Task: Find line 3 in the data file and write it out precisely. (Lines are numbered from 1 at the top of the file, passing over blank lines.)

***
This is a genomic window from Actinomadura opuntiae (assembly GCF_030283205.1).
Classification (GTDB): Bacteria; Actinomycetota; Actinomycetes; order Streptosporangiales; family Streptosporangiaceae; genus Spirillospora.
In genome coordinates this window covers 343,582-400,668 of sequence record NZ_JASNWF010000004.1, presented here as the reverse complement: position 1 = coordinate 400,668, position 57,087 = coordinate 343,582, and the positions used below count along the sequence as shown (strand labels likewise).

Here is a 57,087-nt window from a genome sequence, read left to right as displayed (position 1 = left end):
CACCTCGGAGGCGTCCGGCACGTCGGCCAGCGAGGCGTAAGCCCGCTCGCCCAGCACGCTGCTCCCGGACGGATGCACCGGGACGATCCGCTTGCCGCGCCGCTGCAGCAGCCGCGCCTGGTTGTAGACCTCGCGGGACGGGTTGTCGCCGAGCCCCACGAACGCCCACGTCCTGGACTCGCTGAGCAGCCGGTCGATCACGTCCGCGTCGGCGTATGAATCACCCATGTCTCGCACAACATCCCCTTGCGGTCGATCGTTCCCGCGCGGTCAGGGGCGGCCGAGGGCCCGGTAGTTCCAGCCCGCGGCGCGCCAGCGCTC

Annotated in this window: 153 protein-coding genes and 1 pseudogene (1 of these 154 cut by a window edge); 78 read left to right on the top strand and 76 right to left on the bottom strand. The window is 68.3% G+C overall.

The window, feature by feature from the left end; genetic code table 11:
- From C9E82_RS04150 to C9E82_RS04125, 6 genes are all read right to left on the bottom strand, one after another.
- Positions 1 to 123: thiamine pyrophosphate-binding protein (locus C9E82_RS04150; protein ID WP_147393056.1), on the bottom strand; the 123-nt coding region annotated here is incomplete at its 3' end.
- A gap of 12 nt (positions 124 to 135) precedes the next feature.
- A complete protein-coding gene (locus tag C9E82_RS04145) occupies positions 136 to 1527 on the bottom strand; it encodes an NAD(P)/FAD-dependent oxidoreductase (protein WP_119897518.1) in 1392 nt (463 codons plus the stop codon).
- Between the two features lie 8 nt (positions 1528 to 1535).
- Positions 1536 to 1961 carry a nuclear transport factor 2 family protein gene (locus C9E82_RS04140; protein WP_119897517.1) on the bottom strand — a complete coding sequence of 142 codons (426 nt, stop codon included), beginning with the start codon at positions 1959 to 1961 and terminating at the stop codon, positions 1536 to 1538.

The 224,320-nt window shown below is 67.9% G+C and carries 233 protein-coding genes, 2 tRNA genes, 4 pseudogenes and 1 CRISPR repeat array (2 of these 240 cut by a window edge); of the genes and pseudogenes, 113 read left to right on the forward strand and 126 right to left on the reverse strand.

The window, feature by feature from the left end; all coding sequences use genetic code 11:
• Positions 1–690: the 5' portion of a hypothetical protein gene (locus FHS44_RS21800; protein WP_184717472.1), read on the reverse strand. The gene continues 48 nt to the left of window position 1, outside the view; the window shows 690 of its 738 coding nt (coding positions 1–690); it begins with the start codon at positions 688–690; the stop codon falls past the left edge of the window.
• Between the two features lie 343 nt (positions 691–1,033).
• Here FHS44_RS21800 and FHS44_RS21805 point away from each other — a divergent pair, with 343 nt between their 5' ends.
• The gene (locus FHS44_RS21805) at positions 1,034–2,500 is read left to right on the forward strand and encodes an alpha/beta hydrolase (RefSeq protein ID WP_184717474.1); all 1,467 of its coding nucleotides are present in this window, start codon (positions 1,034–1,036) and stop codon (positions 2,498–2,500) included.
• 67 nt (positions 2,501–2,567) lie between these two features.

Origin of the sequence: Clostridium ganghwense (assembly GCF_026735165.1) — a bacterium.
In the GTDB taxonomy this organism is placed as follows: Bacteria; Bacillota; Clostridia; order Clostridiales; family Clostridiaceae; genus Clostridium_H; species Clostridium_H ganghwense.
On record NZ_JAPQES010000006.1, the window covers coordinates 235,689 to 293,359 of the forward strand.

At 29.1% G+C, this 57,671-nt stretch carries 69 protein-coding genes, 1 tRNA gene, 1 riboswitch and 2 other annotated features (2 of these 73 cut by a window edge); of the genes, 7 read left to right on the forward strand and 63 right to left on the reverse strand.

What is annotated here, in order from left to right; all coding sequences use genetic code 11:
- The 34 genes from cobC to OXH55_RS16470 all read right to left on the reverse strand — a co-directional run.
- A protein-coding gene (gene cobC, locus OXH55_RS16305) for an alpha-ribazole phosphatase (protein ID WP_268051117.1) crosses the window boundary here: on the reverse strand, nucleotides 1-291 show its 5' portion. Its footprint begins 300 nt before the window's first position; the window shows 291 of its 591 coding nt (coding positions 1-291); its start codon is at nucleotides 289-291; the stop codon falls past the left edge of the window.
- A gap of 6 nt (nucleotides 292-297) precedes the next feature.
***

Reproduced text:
In genome coordinates this window covers 343,582-400,668 of sequence record NZ_JASNWF010000004.1, presented here as the reverse complement: position 1 = coordinate 400,668, position 57,087 = coordinate 343,582, and the positions used below count along the sequence as shown (strand labels likewise).